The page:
LSU shows grit and heart in comeback win against Auburn
I triumphantly slammed my laptop shut after what seemed like a lifetime of studying for my accounting exam.
In reality, the amount of time I spent in a focused, uninterrupted mental state while reviewing the test material was probably several hours short of an appropriate length of time.
To continue to study was a fool’s errand though. Sure, there were some concepts that I was shaky on, but a friend of mine who took the test a week prior told me what problem types made up the majority of the exam.
I hammered that specific material home for a few hours before retiring to my living room to rewatch an episode of the office that I had already seen a half-dozen times.
At the time, I believed that was a far better use of my evening.
When I sat down to take the exam the next morning, I realized that my accounting teacher had pulled a Houdini on the class. The problems that my friend claimed compromised a majority of the test were relegated to a small, postcard-section at the end of the exam. Instead, the problems I hardly glanced at the night prior took center stage.
I mistakenly thought that I knew for sure how the test would play out, and it was at that moment that I thought of a quote by Mark Twain that made me smile in spite of my imminent failing grade.
“It ain’t what you don’t know that gets you in trouble. It’s what you know for sure that just ain’t so.”
The LSU Tigers were, at its peak, a 9-point favorite heading into Auburn’s Jordan-Hare Stadium last Saturday night.
Vegas bookmakers knew for sure that LSU was a better team, and many fans of the purple and gold knew for sure that their Tigers would roll into Opelika, Alabama, to beat Auburn badly enough to run coach Bryan Harsin out of town.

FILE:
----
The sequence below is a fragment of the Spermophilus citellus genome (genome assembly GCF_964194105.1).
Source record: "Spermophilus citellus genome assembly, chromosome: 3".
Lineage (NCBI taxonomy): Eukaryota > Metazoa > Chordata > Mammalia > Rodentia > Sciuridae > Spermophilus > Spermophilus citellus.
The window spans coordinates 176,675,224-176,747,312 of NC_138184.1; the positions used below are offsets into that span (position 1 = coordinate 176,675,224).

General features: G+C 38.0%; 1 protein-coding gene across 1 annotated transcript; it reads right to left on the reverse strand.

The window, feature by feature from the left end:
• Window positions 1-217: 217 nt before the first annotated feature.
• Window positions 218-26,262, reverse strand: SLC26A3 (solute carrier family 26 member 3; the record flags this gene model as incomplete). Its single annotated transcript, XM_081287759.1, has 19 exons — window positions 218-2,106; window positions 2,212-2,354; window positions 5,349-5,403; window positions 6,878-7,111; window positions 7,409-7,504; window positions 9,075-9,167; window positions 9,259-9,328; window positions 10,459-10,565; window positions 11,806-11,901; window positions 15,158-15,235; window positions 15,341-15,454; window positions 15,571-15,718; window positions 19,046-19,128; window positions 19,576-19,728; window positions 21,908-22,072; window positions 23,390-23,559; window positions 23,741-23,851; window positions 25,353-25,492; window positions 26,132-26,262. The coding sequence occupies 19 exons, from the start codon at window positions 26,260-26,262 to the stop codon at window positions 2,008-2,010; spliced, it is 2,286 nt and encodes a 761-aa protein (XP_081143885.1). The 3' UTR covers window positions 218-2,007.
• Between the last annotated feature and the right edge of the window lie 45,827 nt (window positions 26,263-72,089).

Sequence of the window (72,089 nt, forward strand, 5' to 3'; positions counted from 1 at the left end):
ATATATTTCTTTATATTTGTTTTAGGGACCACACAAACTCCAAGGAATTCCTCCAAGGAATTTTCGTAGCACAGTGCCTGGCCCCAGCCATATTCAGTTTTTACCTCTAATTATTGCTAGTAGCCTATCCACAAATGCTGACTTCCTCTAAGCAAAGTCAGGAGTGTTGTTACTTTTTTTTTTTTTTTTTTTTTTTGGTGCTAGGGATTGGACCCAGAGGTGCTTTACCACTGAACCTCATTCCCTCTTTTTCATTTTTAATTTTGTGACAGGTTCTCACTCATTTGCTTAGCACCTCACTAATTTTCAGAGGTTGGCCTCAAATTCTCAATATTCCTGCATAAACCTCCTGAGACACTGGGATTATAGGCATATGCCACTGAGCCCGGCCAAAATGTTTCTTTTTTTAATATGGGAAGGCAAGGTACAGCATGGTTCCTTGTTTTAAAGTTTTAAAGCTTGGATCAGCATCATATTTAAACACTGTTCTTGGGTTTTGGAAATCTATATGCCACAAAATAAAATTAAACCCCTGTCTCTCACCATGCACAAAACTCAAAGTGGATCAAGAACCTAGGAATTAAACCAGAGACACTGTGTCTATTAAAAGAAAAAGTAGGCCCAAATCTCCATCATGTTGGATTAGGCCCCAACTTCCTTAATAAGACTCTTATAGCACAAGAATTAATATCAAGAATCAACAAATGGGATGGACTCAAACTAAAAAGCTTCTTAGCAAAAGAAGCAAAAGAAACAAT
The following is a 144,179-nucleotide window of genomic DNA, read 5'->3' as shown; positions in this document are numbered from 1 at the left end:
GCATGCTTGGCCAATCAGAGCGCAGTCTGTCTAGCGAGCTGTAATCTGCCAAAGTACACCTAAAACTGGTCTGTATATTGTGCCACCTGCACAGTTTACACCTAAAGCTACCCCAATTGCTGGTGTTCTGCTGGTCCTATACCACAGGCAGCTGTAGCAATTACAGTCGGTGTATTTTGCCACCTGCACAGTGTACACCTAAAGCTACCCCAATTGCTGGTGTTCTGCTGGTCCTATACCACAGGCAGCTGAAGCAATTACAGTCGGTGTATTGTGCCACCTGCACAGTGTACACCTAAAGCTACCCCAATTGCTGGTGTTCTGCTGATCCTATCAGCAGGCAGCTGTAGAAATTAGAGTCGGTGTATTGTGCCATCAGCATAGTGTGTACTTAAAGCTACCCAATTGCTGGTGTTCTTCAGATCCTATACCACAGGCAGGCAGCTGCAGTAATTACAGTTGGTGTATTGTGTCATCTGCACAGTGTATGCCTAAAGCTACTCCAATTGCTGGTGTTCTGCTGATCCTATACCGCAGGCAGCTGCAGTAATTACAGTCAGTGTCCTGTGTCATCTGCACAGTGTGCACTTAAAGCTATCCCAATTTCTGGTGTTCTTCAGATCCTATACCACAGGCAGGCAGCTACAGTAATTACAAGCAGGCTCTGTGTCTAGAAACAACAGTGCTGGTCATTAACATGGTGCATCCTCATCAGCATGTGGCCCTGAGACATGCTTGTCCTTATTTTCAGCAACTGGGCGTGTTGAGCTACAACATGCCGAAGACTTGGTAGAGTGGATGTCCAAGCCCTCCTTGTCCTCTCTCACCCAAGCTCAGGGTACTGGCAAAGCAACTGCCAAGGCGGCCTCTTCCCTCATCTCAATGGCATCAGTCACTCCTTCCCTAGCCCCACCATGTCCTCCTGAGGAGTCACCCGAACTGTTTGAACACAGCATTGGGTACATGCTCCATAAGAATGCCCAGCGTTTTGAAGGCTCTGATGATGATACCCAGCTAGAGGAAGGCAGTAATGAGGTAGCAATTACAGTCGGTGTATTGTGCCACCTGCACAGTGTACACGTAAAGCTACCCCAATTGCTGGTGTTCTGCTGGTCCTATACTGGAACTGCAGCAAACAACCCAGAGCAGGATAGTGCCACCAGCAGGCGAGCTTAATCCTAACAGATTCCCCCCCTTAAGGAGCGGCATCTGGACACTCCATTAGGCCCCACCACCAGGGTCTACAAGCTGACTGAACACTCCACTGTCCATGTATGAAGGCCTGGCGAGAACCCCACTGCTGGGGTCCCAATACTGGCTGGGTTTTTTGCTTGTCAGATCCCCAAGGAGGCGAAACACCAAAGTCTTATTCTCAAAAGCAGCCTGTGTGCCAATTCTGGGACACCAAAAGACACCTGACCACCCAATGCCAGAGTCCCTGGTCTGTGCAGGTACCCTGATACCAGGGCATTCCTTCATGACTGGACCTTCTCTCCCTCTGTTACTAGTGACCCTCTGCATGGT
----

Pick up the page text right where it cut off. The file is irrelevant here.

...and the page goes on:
And, it was all of what so many of us knew for sure that almost led us into trouble until LSU narrowly claimed a 21-17 victory on the plains.
Now, I want to make something clear. I don’t think LSU coach Brian Kelly and the Tigers took their preparation for Auburn as lightly as I took studying for my accounting exam. The perception of Auburn being a weak football team definitely shocked Tiger fans on both sides of the ball though. This was especially the case when LSU found itself down 17-0 in the second quarter.
First, let’s give credit where credit is due. If the heisman trophy was given out on a week-by-week basis, Auburn quarterback Robby Ashford would have certainly been a finalist. The redshirt freshman quarterback finished 19/38 with 337 yards passing, two touchdowns, and one interception.
Auburn wide receiver Koy Moore also had a banner day worth mentioning.
Moore was once an LSU Tiger who claimed that he transferred away because the coaches in Baton Rouge failed to realize that Moore was clearly a better receiver than LSU’s Kayshon Boutte.
On Saturday, he was correct in some sense as he was an integral piece to LSU.
In fact, there was nary a Tiger on the field who was more responsible for the LSU victory than Koy Moore.
Moore threw an interception to LSU freshman linebacker Harold Perkins, and he later handed the ball to LSU safety Greg Brooks, Jr. to seal the win for the purple and gold.